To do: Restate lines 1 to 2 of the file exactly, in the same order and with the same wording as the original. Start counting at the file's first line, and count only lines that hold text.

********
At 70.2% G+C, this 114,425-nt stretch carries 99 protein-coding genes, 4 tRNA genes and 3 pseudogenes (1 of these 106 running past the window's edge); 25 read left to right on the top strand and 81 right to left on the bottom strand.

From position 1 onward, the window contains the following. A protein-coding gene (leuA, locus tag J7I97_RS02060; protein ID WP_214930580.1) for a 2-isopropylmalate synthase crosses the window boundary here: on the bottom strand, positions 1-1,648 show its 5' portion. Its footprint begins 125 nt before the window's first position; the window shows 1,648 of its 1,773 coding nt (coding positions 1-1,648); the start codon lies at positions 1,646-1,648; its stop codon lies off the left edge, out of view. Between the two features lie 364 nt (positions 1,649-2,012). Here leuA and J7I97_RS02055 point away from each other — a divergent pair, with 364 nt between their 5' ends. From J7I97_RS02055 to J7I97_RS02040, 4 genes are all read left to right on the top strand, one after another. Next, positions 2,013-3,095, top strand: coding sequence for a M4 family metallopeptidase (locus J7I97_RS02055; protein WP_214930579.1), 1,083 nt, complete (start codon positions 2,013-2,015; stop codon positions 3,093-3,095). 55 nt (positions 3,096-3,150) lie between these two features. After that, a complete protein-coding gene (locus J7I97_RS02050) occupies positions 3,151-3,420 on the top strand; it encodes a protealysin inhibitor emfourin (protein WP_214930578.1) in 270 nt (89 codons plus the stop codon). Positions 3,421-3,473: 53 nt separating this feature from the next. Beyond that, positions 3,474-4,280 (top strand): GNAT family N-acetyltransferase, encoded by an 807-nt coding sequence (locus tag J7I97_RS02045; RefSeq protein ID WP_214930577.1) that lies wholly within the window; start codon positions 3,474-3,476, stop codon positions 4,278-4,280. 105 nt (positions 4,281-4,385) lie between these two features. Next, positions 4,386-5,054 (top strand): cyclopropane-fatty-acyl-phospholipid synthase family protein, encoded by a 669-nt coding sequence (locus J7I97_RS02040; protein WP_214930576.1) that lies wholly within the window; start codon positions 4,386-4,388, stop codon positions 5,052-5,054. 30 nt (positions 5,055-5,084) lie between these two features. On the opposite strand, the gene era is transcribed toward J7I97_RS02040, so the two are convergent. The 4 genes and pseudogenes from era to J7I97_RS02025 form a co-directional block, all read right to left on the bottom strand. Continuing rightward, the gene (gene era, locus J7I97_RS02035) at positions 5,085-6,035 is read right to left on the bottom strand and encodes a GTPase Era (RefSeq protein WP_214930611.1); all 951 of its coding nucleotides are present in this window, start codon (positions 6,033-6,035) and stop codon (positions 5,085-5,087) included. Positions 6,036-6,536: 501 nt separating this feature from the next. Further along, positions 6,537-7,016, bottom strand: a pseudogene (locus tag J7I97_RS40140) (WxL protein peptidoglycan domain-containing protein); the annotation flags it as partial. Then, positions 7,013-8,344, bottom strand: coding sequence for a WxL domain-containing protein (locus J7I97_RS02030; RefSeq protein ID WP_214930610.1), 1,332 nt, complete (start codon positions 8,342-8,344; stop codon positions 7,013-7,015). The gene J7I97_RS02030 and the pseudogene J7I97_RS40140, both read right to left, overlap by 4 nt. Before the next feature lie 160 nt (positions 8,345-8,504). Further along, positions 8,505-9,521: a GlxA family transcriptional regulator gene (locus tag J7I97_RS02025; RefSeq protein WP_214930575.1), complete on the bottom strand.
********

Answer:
At 70.2% G+C, this 114,425-nt stretch carries 99 protein-coding genes, 4 tRNA genes and 3 pseudogenes (1 of these 106 running past the window's edge); 25 read left to right on the top strand and 81 right to left on the bottom strand.

From position 1 onward, the window contains the following. A protein-coding gene (leuA, locus tag J7I97_RS02060; protein ID WP_214930580.1) for a 2-isopropylmalate synthase crosses the window boundary here: on the bottom strand, positions 1-1,648 show its 5' portion. Its footprint begins 125 nt before the window's first position; the window shows 1,648 of its 1,773 coding nt (coding positions 1-1,648); the start codon lies at positions 1,646-1,648; its stop codon lies off the left edge, out of view. Between the two features lie 364 nt (positions 1,649-2,012). Here leuA and J7I97_RS02055 point away from each other — a divergent pair, with 364 nt between their 5' ends. From J7I97_RS02055 to J7I97_RS02040, 4 genes are all read left to right on the top strand, one after another. Next, positions 2,013-3,095, top strand: coding sequence for a M4 family metallopeptidase (locus J7I97_RS02055; protein WP_214930579.1), 1,083 nt, complete (start codon positions 2,013-2,015; stop codon positions 3,093-3,095). 55 nt (positions 3,096-3,150) lie between these two features. After that, a complete protein-coding gene (locus J7I97_RS02050) occupies positions 3,151-3,420 on the top strand; it encodes a protealysin inhibitor emfourin (protein WP_214930578.1) in 270 nt (89 codons plus the stop codon). Positions 3,421-3,473: 53 nt separating this feature from the next. Beyond that, positions 3,474-4,280 (top strand): GNAT family N-acetyltransferase, encoded by an 807-nt coding sequence (locus tag J7I97_RS02045; RefSeq protein ID WP_214930577.1) that lies wholly within the window; start codon positions 3,474-3,476, stop codon positions 4,278-4,280. 105 nt (positions 4,281-4,385) lie between these two features. Next, positions 4,386-5,054 (top strand): cyclopropane-fatty-acyl-phospholipid synthase family protein, encoded by a 669-nt coding sequence (locus J7I97_RS02040; protein WP_214930576.1) that lies wholly within the window; start codon positions 4,386-4,388, stop codon positions 5,052-5,054. 30 nt (positions 5,055-5,084) lie between these two features. On the opposite strand, the gene era is transcribed toward J7I97_RS02040, so the two are convergent. The 4 genes and pseudogenes from era to J7I97_RS02025 form a co-directional block, all read right to left on the bottom strand. Continuing rightward, the gene (gene era, locus J7I97_RS02035) at positions 5,085-6,035 is read right to left on the bottom strand and encodes a GTPase Era (RefSeq protein WP_214930611.1); all 951 of its coding nucleotides are present in this window, start codon (positions 6,033-6,035) and stop codon (positions 5,085-5,087) included. Positions 6,036-6,536: 501 nt separating this feature from the next. Further along, positions 6,537-7,016, bottom strand: a pseudogene (locus tag J7I97_RS40140) (WxL protein peptidoglycan domain-containing protein); the annotation flags it as partial. Then, positions 7,013-8,344, bottom strand: coding sequence for a WxL domain-containing protein (locus J7I97_RS02030; RefSeq protein ID WP_214930610.1), 1,332 nt, complete (start codon positions 8,342-8,344; stop codon positions 7,013-7,015). The gene J7I97_RS02030 and the pseudogene J7I97_RS40140, both read right to left, overlap by 4 nt. Before the next feature lie 160 nt (positions 8,345-8,504). Further along, positions 8,505-9,521: a GlxA family transcriptional regulator gene (locus tag J7I97_RS02025; RefSeq protein WP_214930575.1), complete on the bottom strand.